By Sara Langer via MotherMag.com.
Let’s talk about poop. No, it’s not the most glamorous subject, but it’s something every parent deals with on the regular. Well, that’s the hope at least. Once you stop seeing consistent bowel movements, you know things aren’t moving as smoothly as they should and it is most likely causing discomfort for your little one. The contents (or lack thereof) of our baby’s diapers or the toilet bowls of our potty-trained littles can tell us a lot about what is or isn’t going on inside. It can be very common to deal with constipation, but it can also be nerve wracking, especially if your child is in pain. As our babies and children’s diet changes, so will their bowel movements. So, we turned to our fave Nurse Judy of Noe Valley Pediatricsin San Francisco, as well as a few fellow mothers, to get the scoop on poop and keeping things regular.
Once you start solids, changes are inevitable.
As your child learns to digest substances other than milk, the consistency of the stool will most certainly be different. With the addition of new foods, the poops can be quite fascinating and at times, alarming. Keep note of the changes you see and what your baby is eating. Foods with vibrant colors, like blueberries, raspberries, or green veggies, may affect the shade of the stool. As your baby is learning to eat small pieces of solid food, there may be parts that pass through without being digested and show up in their diaper. This is all normal.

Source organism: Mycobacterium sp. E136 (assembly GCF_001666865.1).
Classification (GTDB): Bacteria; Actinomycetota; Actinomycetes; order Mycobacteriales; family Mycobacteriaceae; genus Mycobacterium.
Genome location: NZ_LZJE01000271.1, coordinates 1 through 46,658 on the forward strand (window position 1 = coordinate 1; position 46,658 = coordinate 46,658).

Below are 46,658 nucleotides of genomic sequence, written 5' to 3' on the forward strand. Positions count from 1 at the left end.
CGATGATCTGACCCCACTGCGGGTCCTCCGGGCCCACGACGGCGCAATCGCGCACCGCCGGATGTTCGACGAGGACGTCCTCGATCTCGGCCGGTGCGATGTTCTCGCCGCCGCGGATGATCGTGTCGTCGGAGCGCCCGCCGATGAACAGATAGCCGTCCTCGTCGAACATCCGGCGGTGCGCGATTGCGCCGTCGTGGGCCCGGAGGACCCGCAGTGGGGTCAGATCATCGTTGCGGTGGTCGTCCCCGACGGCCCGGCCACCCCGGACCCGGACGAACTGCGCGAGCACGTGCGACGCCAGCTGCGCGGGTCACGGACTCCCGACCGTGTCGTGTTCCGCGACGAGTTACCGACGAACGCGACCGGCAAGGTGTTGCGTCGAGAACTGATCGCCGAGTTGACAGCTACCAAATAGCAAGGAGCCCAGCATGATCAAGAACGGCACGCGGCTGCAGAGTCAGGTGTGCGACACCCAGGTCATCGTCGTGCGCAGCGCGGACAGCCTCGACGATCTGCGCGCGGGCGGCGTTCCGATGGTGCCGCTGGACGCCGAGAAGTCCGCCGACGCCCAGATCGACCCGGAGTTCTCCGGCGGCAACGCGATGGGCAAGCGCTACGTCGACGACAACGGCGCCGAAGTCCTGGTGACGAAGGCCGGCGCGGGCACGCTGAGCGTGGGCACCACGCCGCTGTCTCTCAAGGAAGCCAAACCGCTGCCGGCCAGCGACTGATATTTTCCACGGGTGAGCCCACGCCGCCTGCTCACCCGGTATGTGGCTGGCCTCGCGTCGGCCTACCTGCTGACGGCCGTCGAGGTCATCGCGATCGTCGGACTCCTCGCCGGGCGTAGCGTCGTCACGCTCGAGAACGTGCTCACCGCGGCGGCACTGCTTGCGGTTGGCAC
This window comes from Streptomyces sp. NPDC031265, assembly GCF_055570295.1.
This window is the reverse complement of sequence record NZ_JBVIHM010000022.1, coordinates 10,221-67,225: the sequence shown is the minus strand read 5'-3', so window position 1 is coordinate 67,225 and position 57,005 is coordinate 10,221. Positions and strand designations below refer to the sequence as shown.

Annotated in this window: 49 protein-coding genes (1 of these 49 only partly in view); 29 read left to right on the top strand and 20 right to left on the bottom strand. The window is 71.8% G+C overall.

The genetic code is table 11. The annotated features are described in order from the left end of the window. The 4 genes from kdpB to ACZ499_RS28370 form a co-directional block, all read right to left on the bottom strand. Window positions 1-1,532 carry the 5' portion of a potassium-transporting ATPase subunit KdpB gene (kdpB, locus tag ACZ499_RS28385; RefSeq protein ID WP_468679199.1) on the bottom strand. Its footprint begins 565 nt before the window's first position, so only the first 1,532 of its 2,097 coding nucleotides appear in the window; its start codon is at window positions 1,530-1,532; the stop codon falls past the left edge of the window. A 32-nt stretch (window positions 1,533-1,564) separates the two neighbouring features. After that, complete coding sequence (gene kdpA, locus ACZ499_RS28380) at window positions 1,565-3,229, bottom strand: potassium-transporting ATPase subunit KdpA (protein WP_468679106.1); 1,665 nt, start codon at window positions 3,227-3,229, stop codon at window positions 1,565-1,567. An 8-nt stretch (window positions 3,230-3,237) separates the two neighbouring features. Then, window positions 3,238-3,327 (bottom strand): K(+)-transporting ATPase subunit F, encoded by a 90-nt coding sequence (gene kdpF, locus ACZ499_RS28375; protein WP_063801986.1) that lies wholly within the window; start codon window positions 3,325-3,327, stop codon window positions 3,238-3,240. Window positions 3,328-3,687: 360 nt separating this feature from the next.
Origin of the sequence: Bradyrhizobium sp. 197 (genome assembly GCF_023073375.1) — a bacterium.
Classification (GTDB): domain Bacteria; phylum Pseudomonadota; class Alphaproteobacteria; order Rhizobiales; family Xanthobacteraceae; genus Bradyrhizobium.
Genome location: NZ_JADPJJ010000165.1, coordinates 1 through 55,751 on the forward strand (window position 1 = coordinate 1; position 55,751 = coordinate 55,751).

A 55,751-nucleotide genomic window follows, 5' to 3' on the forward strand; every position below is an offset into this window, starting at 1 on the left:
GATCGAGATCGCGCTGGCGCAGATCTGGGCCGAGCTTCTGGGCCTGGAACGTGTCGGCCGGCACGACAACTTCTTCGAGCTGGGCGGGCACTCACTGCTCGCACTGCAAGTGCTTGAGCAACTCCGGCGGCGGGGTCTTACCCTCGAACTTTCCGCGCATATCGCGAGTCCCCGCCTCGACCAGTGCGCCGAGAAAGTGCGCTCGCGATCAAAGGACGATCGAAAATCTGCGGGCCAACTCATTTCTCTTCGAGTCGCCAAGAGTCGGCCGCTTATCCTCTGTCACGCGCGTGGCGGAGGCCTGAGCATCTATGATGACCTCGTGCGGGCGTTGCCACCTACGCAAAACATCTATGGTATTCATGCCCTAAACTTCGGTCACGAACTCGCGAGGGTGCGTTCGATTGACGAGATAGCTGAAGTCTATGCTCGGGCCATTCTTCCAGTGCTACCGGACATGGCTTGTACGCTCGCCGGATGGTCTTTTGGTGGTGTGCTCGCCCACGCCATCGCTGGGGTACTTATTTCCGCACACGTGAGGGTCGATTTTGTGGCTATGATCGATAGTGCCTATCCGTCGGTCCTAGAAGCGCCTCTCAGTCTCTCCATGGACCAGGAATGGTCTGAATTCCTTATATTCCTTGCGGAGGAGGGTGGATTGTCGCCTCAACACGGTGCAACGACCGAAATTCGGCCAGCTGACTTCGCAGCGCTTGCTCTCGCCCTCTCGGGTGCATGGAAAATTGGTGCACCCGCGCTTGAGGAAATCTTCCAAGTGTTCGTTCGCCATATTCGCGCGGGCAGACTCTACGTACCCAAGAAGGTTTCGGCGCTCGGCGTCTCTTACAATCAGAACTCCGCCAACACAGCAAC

Fluids and solids go together.
Babies do not need extra fluids in addition to breastmilk or formula, unless you live in a really hot climate. Once you start to introduce solids, if you notice thicker stools, it may be time to start adding some additional fluids. You can start with plain water or very diluted juice. Pay attention to the outcome and make adjustments as needed.
Prune juice is not a one-size-fits-all remedy.
Many parents sing the praises of the prune. In both juice and puree form it has relieved the blockage of many intestines. However, it doesn’t work for everyone and there may be something else that’s agitating the digestive flow. Many fruits and veggies will help keep the stools soft. Pureed peaches and pears are great options, as is molasses (who knew?). Cutting out starchy foods, like bread, crackers, and bananas, may also help. A warm bath or helping your baby move, such as moving their legs in a bicycle motion, can help ease discomfort and get things going.
When fruit and juice don’t work.
If you notice that adding fluids or fruit purees or cutting out starchy foods are not alleviating the constipation, it may be time to try something else. A suppository or a catheter designed to release gas, such as Fridababy’s The Windi Gas and Colic Reliever, can be lifesavers. Products like these can be extremely helpful, but being proactive is important so that you don’t have to rely on these methods for frequent use.
Blood can be normal, but know when it’s not.
Very hard stools that cause your child to strain can result in tears that lead to bleeding. On the other hand, diarrhea can also cause irritation that may result in bloody stools. If you see blood in the stool with no obvious cause, or very mucousy stools, it’s time to check in with your doctor.
Disclaimer: This post originally appeared on MotherMag.com